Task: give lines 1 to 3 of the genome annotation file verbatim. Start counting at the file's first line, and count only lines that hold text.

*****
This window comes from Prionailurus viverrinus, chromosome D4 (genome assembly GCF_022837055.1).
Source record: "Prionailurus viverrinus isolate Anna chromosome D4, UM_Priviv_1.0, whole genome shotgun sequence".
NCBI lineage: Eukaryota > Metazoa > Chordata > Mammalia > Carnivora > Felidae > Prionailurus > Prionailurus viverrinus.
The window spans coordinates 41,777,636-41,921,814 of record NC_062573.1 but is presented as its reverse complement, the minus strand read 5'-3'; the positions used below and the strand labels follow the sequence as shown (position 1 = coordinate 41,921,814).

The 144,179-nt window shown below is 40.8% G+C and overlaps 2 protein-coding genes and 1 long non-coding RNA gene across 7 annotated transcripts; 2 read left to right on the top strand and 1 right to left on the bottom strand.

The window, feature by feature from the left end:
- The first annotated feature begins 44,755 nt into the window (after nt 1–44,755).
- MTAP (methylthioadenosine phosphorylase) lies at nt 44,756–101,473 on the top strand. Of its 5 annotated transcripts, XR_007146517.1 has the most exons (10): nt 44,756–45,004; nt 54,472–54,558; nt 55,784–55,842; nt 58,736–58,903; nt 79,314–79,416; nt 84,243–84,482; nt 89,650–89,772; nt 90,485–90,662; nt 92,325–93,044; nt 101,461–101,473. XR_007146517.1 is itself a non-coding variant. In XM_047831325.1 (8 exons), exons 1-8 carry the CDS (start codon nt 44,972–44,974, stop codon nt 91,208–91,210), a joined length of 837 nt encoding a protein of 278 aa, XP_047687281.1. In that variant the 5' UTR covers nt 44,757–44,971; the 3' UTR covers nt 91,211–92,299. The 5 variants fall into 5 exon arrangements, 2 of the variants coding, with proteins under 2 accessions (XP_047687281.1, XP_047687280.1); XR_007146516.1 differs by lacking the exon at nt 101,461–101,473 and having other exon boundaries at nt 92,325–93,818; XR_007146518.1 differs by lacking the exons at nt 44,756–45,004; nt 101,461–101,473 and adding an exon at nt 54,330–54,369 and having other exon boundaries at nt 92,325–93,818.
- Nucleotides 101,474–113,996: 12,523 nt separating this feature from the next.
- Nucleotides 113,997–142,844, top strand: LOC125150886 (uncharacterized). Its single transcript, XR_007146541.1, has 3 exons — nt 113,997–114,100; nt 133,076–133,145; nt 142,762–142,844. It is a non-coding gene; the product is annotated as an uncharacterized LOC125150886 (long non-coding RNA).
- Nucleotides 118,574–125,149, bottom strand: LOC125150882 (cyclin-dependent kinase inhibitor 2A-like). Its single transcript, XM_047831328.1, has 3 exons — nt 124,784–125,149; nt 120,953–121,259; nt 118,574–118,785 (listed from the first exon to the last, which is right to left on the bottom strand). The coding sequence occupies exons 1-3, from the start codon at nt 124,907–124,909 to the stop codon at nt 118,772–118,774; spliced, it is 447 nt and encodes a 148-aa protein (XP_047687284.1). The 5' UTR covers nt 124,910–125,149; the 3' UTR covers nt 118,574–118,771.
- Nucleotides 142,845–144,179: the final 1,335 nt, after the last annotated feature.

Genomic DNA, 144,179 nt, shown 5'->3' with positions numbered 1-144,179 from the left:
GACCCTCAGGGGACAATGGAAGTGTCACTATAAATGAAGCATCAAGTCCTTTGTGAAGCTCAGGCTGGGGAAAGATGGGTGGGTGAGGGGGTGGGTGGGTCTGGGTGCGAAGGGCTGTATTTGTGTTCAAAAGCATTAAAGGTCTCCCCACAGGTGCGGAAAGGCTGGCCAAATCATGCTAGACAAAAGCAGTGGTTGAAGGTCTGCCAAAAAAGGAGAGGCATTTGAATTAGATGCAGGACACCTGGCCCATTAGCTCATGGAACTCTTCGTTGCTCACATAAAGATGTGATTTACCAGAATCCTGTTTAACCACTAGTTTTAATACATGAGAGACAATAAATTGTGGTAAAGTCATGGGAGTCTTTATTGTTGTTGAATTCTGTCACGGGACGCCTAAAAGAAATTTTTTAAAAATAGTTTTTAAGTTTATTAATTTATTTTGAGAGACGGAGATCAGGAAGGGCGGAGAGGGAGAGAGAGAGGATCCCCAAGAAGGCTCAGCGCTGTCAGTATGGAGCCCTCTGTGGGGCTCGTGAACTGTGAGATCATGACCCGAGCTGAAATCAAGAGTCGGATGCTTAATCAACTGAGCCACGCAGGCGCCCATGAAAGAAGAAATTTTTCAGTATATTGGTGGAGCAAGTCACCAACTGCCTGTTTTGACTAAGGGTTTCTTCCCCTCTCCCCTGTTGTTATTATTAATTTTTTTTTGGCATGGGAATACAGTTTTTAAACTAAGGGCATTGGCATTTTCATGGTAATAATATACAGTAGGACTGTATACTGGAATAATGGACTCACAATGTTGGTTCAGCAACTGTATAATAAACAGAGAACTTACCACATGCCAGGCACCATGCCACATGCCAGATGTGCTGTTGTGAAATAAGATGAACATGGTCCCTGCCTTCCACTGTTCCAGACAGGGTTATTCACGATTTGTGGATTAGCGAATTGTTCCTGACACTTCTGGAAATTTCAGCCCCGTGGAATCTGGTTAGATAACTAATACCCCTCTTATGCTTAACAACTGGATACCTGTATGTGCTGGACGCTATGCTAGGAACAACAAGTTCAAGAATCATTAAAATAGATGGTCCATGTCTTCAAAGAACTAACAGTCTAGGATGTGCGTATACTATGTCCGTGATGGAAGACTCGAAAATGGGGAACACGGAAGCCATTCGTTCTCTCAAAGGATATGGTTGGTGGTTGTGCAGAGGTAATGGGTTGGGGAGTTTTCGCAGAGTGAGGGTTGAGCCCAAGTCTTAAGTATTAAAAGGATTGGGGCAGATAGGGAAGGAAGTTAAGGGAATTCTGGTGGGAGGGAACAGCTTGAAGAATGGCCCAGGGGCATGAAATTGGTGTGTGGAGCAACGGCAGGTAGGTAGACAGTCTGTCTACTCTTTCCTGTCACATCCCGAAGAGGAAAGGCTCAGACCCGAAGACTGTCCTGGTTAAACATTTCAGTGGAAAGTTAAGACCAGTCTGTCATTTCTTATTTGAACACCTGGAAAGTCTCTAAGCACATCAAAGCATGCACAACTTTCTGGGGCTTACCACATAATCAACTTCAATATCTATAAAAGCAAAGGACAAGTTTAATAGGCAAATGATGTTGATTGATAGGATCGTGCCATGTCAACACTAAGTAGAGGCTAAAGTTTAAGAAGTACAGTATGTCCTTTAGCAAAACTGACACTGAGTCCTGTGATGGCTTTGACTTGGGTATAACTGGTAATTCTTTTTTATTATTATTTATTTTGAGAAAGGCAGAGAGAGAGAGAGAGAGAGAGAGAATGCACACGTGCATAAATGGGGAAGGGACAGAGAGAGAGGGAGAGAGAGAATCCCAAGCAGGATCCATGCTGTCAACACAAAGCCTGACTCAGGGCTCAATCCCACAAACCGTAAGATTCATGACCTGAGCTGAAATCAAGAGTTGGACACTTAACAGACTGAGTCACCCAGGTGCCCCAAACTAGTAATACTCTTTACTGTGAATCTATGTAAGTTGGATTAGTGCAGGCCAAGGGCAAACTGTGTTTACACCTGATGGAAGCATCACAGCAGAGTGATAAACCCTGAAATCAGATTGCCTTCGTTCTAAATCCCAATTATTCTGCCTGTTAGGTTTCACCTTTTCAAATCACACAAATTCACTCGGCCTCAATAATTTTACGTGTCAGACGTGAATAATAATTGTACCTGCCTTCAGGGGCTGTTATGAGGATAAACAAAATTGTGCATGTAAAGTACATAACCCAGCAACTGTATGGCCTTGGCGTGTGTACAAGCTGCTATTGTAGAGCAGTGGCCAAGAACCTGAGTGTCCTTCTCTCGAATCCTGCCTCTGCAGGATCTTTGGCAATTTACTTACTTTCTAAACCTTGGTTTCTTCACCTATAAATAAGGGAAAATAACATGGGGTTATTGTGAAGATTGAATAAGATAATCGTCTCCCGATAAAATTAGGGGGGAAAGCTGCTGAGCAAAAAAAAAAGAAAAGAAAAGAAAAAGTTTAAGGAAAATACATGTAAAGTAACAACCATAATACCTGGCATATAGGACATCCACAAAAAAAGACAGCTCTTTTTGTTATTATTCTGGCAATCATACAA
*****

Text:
This window comes from Prionailurus viverrinus, chromosome D4 (genome assembly GCF_022837055.1).
Source record: "Prionailurus viverrinus isolate Anna chromosome D4, UM_Priviv_1.0, whole genome shotgun sequence".
NCBI lineage: Eukaryota > Metazoa > Chordata > Mammalia > Carnivora > Felidae > Prionailurus > Prionailurus viverrinus.